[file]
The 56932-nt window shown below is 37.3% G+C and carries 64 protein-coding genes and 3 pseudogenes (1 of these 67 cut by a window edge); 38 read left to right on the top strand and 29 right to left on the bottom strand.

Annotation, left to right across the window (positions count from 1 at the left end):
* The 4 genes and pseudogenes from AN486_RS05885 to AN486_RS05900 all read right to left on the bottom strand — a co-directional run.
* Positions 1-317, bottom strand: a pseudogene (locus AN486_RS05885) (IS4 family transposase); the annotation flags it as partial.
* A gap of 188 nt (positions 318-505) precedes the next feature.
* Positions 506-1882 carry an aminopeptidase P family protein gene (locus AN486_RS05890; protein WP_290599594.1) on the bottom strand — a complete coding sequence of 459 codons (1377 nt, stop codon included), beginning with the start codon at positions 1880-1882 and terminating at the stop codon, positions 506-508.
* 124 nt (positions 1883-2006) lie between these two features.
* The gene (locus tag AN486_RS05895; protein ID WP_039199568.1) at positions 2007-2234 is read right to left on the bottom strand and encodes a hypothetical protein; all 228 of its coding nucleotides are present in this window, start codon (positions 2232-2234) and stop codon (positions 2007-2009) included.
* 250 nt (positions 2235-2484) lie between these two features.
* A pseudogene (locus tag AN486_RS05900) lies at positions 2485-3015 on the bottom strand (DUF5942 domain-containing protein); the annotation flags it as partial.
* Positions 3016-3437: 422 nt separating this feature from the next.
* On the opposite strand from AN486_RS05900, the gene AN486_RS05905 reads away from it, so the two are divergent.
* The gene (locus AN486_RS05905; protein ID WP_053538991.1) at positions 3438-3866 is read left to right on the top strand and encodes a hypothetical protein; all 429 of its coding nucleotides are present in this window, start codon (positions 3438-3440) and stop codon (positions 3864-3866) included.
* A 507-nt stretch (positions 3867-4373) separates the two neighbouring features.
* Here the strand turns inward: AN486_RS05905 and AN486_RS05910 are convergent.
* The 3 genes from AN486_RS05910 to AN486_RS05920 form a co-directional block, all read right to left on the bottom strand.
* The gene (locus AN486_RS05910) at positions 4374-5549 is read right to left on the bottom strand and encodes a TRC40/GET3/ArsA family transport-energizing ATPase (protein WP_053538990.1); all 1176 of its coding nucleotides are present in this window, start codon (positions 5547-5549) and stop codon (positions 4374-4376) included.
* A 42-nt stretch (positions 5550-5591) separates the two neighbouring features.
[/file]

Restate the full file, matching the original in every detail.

The 56932-nt window shown below is 37.3% G+C and carries 64 protein-coding genes and 3 pseudogenes (1 of these 67 cut by a window edge); 38 read left to right on the top strand and 29 right to left on the bottom strand.

Annotation, left to right across the window (positions count from 1 at the left end):
* The 4 genes and pseudogenes from AN486_RS05885 to AN486_RS05900 all read right to left on the bottom strand — a co-directional run.
* Positions 1-317, bottom strand: a pseudogene (locus AN486_RS05885) (IS4 family transposase); the annotation flags it as partial.
* A gap of 188 nt (positions 318-505) precedes the next feature.
* Positions 506-1882 carry an aminopeptidase P family protein gene (locus AN486_RS05890; protein WP_290599594.1) on the bottom strand — a complete coding sequence of 459 codons (1377 nt, stop codon included), beginning with the start codon at positions 1880-1882 and terminating at the stop codon, positions 506-508.
* 124 nt (positions 1883-2006) lie between these two features.
* The gene (locus tag AN486_RS05895; protein ID WP_039199568.1) at positions 2007-2234 is read right to left on the bottom strand and encodes a hypothetical protein; all 228 of its coding nucleotides are present in this window, start codon (positions 2232-2234) and stop codon (positions 2007-2009) included.
* 250 nt (positions 2235-2484) lie between these two features.
* A pseudogene (locus tag AN486_RS05900) lies at positions 2485-3015 on the bottom strand (DUF5942 domain-containing protein); the annotation flags it as partial.
* Positions 3016-3437: 422 nt separating this feature from the next.
* On the opposite strand from AN486_RS05900, the gene AN486_RS05905 reads away from it, so the two are divergent.
* The gene (locus AN486_RS05905; protein ID WP_053538991.1) at positions 3438-3866 is read left to right on the top strand and encodes a hypothetical protein; all 429 of its coding nucleotides are present in this window, start codon (positions 3438-3440) and stop codon (positions 3864-3866) included.
* A 507-nt stretch (positions 3867-4373) separates the two neighbouring features.
* Here the strand turns inward: AN486_RS05905 and AN486_RS05910 are convergent.
* The 3 genes from AN486_RS05910 to AN486_RS05920 form a co-directional block, all read right to left on the bottom strand.
* The gene (locus AN486_RS05910) at positions 4374-5549 is read right to left on the bottom strand and encodes a TRC40/GET3/ArsA family transport-energizing ATPase (protein WP_053538990.1); all 1176 of its coding nucleotides are present in this window, start codon (positions 5547-5549) and stop codon (positions 4374-4376) included.
* A 42-nt stretch (positions 5550-5591) separates the two neighbouring features.